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By BILL DAWSON
"All news, all the time" was the slogan of a once all-news radio station of my acquaintance. A quick Google search reveals that the phrase and several variations are still around.
Given the recent rise to prominence of the climate issue, even veteran reporters familiar with the often-surprising meanders of the environment beat's path may have wondered if "all climate news, all the time" could be the beat's future.
That's not going to happen, of course. But how about a "mostly climate, most of the time" scenario? That seems less farfetched.
Certainly, the combined impetus of Hurricanes Katrina and Rita, "An Inconvenient Truth," a celebrity bandwagon, and a steady flow of dramatic scientific findings, to name just some of the key factors, have boosted media attention to, and public awareness of, global warming.
Pete Myers, a longtime SEJ supporter and founder of the Environmental Health News website, told me when I interviewed him for the Environment Writer newsletter last year that EHN's tracking of environmental news from around the world had recorded a marked increase in coverage of climate change, and that related stories on energy also "have increased hugely."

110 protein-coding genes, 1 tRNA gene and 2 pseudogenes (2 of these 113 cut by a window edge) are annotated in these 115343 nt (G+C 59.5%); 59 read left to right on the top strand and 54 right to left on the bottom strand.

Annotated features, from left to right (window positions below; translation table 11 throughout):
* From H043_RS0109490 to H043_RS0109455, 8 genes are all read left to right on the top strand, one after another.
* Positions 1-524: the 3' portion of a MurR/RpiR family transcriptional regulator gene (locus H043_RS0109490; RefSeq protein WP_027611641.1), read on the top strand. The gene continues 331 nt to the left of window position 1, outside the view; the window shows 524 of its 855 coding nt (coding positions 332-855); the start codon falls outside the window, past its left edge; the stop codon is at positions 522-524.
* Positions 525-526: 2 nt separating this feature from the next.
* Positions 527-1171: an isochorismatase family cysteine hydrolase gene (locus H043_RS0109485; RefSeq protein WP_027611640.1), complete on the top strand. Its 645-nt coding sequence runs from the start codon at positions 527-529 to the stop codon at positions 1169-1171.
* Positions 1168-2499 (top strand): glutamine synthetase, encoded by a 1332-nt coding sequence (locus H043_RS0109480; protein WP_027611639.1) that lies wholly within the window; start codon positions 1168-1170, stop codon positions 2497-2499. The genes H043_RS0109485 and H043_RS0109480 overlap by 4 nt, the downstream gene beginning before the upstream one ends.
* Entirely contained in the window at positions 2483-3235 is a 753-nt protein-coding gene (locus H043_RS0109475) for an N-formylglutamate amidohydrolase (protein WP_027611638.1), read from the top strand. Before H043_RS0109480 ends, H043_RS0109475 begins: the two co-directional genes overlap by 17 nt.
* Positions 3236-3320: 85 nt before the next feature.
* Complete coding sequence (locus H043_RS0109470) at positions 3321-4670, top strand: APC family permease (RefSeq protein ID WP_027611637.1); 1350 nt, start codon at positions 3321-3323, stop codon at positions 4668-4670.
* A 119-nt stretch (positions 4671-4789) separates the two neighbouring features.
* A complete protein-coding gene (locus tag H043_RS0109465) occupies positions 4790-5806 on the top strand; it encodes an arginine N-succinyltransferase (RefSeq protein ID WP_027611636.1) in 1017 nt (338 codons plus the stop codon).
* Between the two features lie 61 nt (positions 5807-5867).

EHN's invaluable database provides some striking statistical evidence suggesting that climate and related coverage continues to occupy a larger place in news organizations' attention to the environment. In 2006, about 18.7 percent of all the news articles classified and linked by EHN (11,817 stories out of 63,343) were labeled "climate change" in its categorization by issue.
At this writing (through Sept. 21), about 30.5 percent of all 2007 articles archived by EHN – 16,186 stories out of 53,099 – were in the "climate change" category.
Last year, "water" was the top-ranked issue, with 32.1 percent of all articles. "Climate change" was second (18.7 percent), "environmental politics" was third (18.2 percent), and "air" was fourth (16.3 percent).
This year, through Sept. 21, "climate change" at 30.5 percent tops the list. "Environmental politics" is second (15.6 percent), "water" is third (15.0 percent) and "air" is fourth (14.8 percent).